It was a chance conversation about horror fiction with Milee Aishwarya, the editor-in-chief at Penguin India, that led Shinie Antony to compile Boo, an anthology of short stories. Shashi Deshpande, Kanishk Tharoor, K.R. Meera, Jerry Pinto, Usha K.R., Jahnavi Barua, Manabendra Bandyopadhyay, Ipsita Roy Chakraverti, Jaishree Misra, Kiran Manral, Madhavi S. Mahadevan, Durjoy Datta and Antony have all tried their hand at scaring the daylights out of their readers - a mammoth task, in the age of information. What does it take, in a world inundated with information, to really send a shiver down someone's spine? Shinie Antony, writer, editor and founder of the Bangalore Literature Festival, tells Darshana Ramdev about how stories are always changing, the things that frighten us today might not affect us tomorrow but it's the psychological thrill that works everytime...
A book of horror stories is an unusual thing to find. What drew you to the genre?
Milee Aishwarya and I were discussing horror stories in general - I had written one already, which she read and liked. That’s how the idea came about but I wasn’t sure about writing all the stories myself. Different voices make a difference, so we decided to bring in other writers as well.Also, we were younger, we used to read - and be frightened by - a certain kind of tale. The folktales that originated from India had their own style and motifs, which were very different from what came in from the West. We had dark bungalows that were prone to power cuts, graveyards and local superstitions. In today's changing urban setup, the stories that scare us have changed too.
How would you describe this change?
The threshold is a lot higher for starters, there's a lot the writer needs to do to reach out and grab the reader. Today, in the age of the internet, everything is available at our fingertips. There's a lot to read, to know, to take in. It makes the writer's job that much more difficult. On the other hand, it has brought about a new interest in the genre - so it works both ways.
The writers you have on board haven't really dabbled with horror, apart from a couple of exceptions like Kiran Manral. Was this your original intention?
I wanted to look at modern writers, not necessarily the ones who specialised in horror. Everybody I approached seemed very excited - a couple of writers were skeptical but only because they hadn't tried this before. Newer writers talk about the horrors in society today and are able to pick up so many nuances - emotional scarring, mental trauma - in what is happening to women and to humankind at large. I thought that they would be the right people to give me a horror story.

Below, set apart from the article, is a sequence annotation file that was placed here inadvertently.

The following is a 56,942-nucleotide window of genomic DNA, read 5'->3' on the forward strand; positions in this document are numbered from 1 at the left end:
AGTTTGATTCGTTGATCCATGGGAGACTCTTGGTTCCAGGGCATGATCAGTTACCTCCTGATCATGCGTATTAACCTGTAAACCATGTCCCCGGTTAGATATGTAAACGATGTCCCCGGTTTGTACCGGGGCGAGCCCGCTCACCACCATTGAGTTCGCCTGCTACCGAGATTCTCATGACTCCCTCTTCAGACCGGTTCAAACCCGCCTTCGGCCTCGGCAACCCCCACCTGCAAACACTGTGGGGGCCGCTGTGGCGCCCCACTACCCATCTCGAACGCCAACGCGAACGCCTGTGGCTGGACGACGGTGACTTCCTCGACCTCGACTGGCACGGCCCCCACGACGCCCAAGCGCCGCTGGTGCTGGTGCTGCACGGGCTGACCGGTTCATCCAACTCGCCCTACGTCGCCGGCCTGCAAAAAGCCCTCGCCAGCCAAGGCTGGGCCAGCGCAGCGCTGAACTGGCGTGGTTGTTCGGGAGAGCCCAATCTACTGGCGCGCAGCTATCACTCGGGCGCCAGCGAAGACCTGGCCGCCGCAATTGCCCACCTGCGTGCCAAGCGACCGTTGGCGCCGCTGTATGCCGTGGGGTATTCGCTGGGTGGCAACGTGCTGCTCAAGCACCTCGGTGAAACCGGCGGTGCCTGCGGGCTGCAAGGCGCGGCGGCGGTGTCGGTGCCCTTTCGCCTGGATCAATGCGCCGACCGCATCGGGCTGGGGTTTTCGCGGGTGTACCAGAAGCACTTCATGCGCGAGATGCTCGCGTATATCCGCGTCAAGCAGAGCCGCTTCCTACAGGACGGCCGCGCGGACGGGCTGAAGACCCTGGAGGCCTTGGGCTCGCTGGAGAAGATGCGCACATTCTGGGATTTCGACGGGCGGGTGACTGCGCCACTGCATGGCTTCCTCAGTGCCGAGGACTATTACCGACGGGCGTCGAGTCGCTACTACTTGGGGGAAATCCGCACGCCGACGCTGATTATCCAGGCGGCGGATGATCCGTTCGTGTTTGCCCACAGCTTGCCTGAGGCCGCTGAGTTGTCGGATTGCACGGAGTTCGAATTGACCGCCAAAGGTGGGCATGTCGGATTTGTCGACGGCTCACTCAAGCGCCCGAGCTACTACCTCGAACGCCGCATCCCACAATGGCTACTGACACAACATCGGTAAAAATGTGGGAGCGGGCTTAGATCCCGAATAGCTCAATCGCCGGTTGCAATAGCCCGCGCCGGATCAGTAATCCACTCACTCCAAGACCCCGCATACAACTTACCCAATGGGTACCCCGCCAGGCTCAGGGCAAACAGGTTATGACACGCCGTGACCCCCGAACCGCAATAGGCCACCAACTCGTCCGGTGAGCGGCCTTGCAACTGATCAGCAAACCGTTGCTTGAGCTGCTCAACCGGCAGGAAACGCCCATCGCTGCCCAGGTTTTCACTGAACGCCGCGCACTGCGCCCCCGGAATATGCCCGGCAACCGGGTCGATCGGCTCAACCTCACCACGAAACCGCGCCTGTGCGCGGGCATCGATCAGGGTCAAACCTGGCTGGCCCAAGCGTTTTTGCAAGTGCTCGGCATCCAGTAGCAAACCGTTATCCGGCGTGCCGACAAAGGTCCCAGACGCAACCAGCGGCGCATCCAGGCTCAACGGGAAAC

Tell us a little about the stories in Boo...
They all deal with the paranormal! Monkeys in the Onion Field by Kanishk Tharoor is frightening, but in a sweet way. Jerry Pinto's In a Small Room, Somewhere is a very modern take on horror, it talks about the one thing that scares us most - I don't want to give anything more away! Ipsita Roy Chakraverti, who doesn't write fiction gave us The Daavan's Curse, based on something that actually happened to her. Mine is called Ghost No. 1 - it's about the very first ghost - what did he or she do? Who taught this person how to haunt?
In a world where perceptions are constantly evolving, now at a more rapid pace than ever before, what’s the trick to writing a good horror story?
Fear is a psychological thing and a good writer knows how to tap this. Satyajit Ray's short story The Indigo Terror springs to mind - he was a master of his craft. A really good horror story, I think, should have all the parameters of normalcy. I'm entering a house, opening the door - not really expecting anything untoward to happen. The trick, really, is to take something ordinary and use it to frighten the other person.